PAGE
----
Or, hm, in terms of students setting the fee in the Chronicle scheme? I don’t quite see how that works either. Again, in theory that is already true of tuition prices; as with textbooks, students have ways to avoid paying full price (scholarships, going to other schools). But what this ends up with is a market where prices are all very vague, because the sticker price doesn’t represent the actual cost of your education, and many people don’t pay the full cost, which gets farmed out to subsidies of various sorts, and I note this system has not done wonders for keeping tuition down. I would think that students would be more highly incentivized to assert themselves in setting prices for tuition than they would for book fees, as tuition is orders of magnitude higher — and yet we have not seen that happen. So I don’t see any reason to expect students would have a say in setting textbook fees, nor any reason to believe it would work.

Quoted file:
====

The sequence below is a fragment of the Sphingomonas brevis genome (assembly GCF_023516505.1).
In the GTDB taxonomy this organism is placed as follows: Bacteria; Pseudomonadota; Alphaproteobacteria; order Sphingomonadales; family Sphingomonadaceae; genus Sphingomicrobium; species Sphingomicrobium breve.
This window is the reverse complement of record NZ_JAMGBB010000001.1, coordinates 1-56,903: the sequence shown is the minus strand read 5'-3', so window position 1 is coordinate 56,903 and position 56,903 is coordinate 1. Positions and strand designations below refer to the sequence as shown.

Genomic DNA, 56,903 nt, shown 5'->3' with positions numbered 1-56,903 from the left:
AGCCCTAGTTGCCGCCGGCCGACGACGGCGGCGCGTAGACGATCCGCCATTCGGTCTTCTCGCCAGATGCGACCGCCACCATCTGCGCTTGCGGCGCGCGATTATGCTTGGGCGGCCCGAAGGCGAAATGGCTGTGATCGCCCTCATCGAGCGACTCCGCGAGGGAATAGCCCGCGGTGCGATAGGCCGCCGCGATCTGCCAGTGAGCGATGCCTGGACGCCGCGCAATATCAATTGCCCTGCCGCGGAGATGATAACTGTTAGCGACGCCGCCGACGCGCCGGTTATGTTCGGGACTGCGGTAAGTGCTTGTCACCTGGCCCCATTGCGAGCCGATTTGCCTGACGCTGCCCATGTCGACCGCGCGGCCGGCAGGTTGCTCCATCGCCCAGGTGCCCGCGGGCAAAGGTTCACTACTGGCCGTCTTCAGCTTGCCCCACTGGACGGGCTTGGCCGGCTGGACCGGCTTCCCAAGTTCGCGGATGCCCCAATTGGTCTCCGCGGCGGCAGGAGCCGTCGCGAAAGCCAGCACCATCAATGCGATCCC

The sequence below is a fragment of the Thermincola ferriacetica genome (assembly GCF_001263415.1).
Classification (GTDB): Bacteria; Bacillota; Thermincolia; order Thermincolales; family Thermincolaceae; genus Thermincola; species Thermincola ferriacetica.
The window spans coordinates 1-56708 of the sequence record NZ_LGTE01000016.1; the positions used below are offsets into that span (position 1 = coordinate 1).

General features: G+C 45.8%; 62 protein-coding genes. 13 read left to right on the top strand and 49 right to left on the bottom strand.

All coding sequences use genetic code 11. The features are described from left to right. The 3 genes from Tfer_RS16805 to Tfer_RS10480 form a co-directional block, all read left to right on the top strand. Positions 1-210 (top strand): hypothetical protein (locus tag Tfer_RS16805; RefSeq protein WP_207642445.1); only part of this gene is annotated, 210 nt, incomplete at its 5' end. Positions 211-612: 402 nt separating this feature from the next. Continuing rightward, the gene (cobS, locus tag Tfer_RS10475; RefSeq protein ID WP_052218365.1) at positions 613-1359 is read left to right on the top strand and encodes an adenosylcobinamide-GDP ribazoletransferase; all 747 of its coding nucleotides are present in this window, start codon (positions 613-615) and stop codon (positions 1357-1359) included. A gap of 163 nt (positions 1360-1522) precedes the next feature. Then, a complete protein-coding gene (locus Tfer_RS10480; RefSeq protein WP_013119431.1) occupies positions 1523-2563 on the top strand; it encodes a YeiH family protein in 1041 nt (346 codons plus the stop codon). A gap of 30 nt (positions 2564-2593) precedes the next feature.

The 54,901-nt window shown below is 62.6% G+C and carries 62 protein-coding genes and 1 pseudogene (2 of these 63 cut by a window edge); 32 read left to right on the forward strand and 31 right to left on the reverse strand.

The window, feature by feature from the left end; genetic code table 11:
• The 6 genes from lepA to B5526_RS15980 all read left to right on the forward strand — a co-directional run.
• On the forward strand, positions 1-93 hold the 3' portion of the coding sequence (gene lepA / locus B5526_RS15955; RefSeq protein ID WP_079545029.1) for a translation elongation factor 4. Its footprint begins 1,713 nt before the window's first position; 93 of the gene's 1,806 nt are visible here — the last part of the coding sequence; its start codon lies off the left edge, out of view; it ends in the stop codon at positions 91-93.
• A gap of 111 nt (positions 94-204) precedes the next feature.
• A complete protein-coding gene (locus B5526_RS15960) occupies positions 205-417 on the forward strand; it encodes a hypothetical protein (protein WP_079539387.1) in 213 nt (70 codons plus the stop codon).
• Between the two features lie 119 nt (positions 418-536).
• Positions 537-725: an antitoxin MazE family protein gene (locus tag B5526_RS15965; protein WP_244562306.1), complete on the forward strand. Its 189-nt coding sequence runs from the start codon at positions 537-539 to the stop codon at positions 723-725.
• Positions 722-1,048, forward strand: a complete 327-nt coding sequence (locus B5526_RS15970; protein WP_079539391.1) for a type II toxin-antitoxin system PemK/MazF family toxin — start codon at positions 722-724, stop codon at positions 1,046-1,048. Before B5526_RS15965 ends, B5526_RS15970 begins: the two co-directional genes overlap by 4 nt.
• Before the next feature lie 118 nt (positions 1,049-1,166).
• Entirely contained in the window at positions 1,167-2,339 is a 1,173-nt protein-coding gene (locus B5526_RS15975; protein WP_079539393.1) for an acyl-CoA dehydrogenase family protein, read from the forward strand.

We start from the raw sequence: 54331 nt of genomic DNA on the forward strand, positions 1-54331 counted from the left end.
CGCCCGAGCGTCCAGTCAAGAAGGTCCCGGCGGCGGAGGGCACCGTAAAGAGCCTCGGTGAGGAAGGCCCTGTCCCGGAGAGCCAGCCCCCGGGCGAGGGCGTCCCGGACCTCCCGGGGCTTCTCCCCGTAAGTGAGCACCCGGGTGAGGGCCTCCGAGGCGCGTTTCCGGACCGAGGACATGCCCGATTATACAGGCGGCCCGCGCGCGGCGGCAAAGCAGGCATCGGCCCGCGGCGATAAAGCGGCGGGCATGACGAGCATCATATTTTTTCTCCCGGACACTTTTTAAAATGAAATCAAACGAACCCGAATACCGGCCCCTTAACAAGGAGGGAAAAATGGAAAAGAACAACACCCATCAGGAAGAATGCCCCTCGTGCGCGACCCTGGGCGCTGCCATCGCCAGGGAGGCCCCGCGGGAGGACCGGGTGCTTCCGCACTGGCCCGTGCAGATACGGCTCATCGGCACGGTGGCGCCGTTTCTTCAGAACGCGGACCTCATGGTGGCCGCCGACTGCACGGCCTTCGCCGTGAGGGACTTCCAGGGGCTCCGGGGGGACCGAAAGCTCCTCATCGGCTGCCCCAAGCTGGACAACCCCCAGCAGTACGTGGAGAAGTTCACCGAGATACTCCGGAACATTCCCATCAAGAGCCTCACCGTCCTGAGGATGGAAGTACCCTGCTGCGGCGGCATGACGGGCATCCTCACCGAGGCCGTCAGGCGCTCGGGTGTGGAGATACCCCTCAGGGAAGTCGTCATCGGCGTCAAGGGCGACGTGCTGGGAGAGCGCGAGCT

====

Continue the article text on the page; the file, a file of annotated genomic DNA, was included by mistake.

With the faculty not considering the cost, Congress recently required there to be more transparency in textbook cost advertisement, but I forget exactly where it comes in (professors have to include that information in the stuff they give the bookstore? or is it somewhere else in the chain?) But this is recent so I have no idea what effects it’s been having. I could imagine putting incentives in place to professors to choose low-cost books or to allow students to choose from among alternatives, although any such incentives might cause the campus bookstore to cry foul. And I can imagine individual consciousness-raising for professors, via encounters with students for whom textbooks present a real economic hardship, but that’s not a scalable solution.